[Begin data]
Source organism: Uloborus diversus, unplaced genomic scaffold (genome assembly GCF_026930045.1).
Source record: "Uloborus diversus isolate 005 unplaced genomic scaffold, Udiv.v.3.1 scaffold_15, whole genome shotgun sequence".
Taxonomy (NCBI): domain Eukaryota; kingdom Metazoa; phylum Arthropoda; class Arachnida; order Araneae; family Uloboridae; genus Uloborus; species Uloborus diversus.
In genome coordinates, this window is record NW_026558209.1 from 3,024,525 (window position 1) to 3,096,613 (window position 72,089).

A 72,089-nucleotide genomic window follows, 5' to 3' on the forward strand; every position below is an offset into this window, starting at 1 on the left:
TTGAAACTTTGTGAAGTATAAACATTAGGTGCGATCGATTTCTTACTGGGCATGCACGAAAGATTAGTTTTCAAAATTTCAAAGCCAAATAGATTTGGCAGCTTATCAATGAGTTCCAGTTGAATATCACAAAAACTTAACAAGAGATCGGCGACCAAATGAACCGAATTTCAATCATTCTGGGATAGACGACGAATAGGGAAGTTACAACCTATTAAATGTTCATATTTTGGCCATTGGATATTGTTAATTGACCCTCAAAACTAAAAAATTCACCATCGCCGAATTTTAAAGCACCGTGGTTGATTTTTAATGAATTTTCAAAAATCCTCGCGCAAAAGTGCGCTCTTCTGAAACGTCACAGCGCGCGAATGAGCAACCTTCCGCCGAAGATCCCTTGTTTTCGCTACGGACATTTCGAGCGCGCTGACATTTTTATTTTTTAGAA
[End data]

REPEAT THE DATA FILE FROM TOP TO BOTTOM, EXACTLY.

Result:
Source organism: Uloborus diversus, unplaced genomic scaffold (genome assembly GCF_026930045.1).
Source record: "Uloborus diversus isolate 005 unplaced genomic scaffold, Udiv.v.3.1 scaffold_15, whole genome shotgun sequence".
Taxonomy (NCBI): domain Eukaryota; kingdom Metazoa; phylum Arthropoda; class Arachnida; order Araneae; family Uloboridae; genus Uloborus; species Uloborus diversus.
In genome coordinates, this window is record NW_026558209.1 from 3,024,525 (window position 1) to 3,096,613 (window position 72,089).

A 72,089-nucleotide genomic window follows, 5' to 3' on the forward strand; every position below is an offset into this window, starting at 1 on the left:
TTGAAACTTTGTGAAGTATAAACATTAGGTGCGATCGATTTCTTACTGGGCATGCACGAAAGATTAGTTTTCAAAATTTCAAAGCCAAATAGATTTGGCAGCTTATCAATGAGTTCCAGTTGAATATCACAAAAACTTAACAAGAGATCGGCGACCAAATGAACCGAATTTCAATCATTCTGGGATAGACGACGAATAGGGAAGTTACAACCTATTAAATGTTCATATTTTGGCCATTGGATATTGTTAATTGACCCTCAAAACTAAAAAATTCACCATCGCCGAATTTTAAAGCACCGTGGTTGATTTTTAATGAATTTTCAAAAATCCTCGCGCAAAAGTGCGCTCTTCTGAAACGTCACAGCGCGCGAATGAGCAACCTTCCGCCGAAGATCCCTTGTTTTCGCTACGGACATTTCGAGCGCGCTGACATTTTTATTTTTTAGAA